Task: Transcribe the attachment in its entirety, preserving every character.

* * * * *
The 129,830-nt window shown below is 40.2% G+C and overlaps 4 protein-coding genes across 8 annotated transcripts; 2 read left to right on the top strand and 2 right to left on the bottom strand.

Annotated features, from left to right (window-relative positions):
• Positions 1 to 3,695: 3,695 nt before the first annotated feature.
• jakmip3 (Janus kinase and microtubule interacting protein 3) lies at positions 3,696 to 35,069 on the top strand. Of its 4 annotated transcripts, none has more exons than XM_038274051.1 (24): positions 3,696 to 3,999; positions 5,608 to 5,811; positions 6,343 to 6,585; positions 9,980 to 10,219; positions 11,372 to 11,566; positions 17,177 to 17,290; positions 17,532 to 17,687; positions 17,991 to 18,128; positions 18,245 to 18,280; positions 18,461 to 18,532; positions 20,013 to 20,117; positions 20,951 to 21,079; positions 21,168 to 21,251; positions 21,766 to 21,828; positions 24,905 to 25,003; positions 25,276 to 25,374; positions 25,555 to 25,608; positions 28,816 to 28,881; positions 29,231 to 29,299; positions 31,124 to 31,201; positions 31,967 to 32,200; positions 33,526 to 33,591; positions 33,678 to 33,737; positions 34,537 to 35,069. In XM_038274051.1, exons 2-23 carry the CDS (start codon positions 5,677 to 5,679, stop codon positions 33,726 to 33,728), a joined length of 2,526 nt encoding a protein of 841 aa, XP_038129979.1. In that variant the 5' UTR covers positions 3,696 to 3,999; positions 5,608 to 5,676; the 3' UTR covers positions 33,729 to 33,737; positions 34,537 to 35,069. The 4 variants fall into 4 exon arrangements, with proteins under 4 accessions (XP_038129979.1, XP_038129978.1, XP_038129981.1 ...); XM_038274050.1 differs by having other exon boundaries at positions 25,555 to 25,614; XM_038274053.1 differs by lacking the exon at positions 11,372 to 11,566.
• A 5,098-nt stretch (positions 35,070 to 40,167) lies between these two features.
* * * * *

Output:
The 129,830-nt window shown below is 40.2% G+C and overlaps 4 protein-coding genes across 8 annotated transcripts; 2 read left to right on the top strand and 2 right to left on the bottom strand.

Annotated features, from left to right (window-relative positions):
• Positions 1 to 3,695: 3,695 nt before the first annotated feature.
• jakmip3 (Janus kinase and microtubule interacting protein 3) lies at positions 3,696 to 35,069 on the top strand. Of its 4 annotated transcripts, none has more exons than XM_038274051.1 (24): positions 3,696 to 3,999; positions 5,608 to 5,811; positions 6,343 to 6,585; positions 9,980 to 10,219; positions 11,372 to 11,566; positions 17,177 to 17,290; positions 17,532 to 17,687; positions 17,991 to 18,128; positions 18,245 to 18,280; positions 18,461 to 18,532; positions 20,013 to 20,117; positions 20,951 to 21,079; positions 21,168 to 21,251; positions 21,766 to 21,828; positions 24,905 to 25,003; positions 25,276 to 25,374; positions 25,555 to 25,608; positions 28,816 to 28,881; positions 29,231 to 29,299; positions 31,124 to 31,201; positions 31,967 to 32,200; positions 33,526 to 33,591; positions 33,678 to 33,737; positions 34,537 to 35,069. In XM_038274051.1, exons 2-23 carry the CDS (start codon positions 5,677 to 5,679, stop codon positions 33,726 to 33,728), a joined length of 2,526 nt encoding a protein of 841 aa, XP_038129979.1. In that variant the 5' UTR covers positions 3,696 to 3,999; positions 5,608 to 5,676; the 3' UTR covers positions 33,729 to 33,737; positions 34,537 to 35,069. The 4 variants fall into 4 exon arrangements, with proteins under 4 accessions (XP_038129979.1, XP_038129978.1, XP_038129981.1 ...); XM_038274050.1 differs by having other exon boundaries at positions 25,555 to 25,614; XM_038274053.1 differs by lacking the exon at positions 11,372 to 11,566.
• A 5,098-nt stretch (positions 35,070 to 40,167) lies between these two features.